Sitting in the shade of a leafy plane tree, sipping iced coffee from a tiny sidewalk café stool and chatting with local Uni students, you could easily forget you were in Istanbul. If felt instead, like Hampstead Village, or Notting Hill, or any other trendy, bohemian, inner London café culture enclave. I’m so glad that the name of this cute-sounding residential suburb, near Üsküdar, had stuck in my head as a place worth visiting.
From my base in Kadikoy, gestures from local shopkeepers kept me pointed in the right direction (on the main road opposite side from the waterfront and main bus area) for the small white dolmus vans headed for Üsküdar. A 2.50TL fare had me on my way to Kuzguncuk via Üsküdar. Stopping at the T-junction Üsküdar waterfront area, repeating the word Kuzguncuk with a lost expression brought lots of finger pointing in a right-hand direction from fellow passengers. The dolmus driver chipped in with some finger-walking gestures and an estimate of 15 minutes (on beş dakika ).
It’s an easy stroll from the Üsküdar waterfront to the cute little suburb of Kuzguncuk. On arrival, I was greeted by the call to prayer from the central Kuzguncuk mosque. Tucked in, behind the main street, were slightly steep, leafy cobbled lanes, lined with tightly-packed, brightly coloured timber houses, trendy sidewalk cafes, restaurants and (ekmek) bakeries. A young, buzzy crowd, looking like a university campus, filled the sidewalks with animated chatter, laughter, snacks and drinks. English was spoken wherever I opened my mouth.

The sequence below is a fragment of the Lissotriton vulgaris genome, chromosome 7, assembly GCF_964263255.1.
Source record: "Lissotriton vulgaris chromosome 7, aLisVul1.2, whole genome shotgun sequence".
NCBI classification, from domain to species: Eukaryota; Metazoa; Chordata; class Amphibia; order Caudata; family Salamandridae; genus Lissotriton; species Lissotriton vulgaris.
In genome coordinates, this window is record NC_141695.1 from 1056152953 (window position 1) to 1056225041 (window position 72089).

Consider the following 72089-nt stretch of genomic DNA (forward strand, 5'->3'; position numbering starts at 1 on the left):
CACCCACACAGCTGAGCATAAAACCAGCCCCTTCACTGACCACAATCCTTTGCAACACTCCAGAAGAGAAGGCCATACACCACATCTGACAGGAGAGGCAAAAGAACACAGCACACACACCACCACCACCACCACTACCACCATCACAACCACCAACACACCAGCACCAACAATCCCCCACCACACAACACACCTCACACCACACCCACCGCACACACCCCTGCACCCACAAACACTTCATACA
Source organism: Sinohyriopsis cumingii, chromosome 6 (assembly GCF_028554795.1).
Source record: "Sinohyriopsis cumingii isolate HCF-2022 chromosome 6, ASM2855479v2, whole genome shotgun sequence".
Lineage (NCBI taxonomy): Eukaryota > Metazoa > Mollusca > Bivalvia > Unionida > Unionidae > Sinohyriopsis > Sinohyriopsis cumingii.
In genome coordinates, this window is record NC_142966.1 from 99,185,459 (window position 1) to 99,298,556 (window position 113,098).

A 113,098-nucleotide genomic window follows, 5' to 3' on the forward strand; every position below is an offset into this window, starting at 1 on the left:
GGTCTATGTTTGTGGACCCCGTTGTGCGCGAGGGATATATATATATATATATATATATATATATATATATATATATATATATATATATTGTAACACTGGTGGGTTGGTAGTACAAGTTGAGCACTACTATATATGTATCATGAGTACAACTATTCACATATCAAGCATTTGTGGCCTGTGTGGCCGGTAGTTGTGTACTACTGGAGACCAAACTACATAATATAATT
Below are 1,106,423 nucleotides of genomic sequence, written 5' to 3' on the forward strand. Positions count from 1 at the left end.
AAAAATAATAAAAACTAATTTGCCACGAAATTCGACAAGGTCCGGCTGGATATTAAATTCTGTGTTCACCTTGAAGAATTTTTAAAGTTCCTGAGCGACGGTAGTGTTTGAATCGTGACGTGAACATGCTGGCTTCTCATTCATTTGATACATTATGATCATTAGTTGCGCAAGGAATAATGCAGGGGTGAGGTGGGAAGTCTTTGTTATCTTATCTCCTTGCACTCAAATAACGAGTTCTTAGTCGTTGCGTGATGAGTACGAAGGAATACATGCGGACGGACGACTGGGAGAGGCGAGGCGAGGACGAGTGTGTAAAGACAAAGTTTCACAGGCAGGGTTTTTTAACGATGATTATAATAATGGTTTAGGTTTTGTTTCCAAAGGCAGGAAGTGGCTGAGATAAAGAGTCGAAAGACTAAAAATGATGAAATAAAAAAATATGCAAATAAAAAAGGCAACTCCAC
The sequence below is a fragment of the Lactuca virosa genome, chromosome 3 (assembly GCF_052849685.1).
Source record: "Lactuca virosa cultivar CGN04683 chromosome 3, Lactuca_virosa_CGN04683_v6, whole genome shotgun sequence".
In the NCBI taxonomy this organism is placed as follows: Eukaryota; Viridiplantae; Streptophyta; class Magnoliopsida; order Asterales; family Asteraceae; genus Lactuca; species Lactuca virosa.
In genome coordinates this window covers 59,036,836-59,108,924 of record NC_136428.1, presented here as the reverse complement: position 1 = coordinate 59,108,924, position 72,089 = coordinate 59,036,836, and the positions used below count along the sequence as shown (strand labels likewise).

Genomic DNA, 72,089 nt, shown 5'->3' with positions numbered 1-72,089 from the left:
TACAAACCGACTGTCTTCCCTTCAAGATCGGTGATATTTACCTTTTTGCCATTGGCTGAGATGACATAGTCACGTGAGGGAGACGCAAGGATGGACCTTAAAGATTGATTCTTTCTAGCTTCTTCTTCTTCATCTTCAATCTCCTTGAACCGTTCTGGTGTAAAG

One young Turkish guy, originally from Ordu, who joined me at my tiny sidewalk table, told me, in great English, how happy he was to have found this leafy residential retreat, where 2 bed flats can be had for 1500 TL/month, a world away from the chaos of mainstream Istanbul. “I drive 15 minutes to my office, no trains or trams, my friends are here, my work is here. This area, Kuzguncuk, is my safe little world. I miss the nature of my Black Sea home, but finally I’m happy here in Istanbul.”
I understood. Kuzguncuk is indeed a tiny, peaceful, village-style oasis, tucked away in the southern shadows of the Bosphorus Bridge where you feel that you can actually stop, breathe and relax again in Istanbul. I found myself contemplating how many other lovely nooks, crannies and idyllic retreats must also exist, like in London, in this seemingly chaotic, and sometimes overwhelming mega-city.
A leisurely summer stroll back to Üsküdar had me back at the waterfront ready for another first – to discover Ortaköy, another must-see Istanbul suburb that stuck in my head, via the Üsküdar to Besiktas ferry.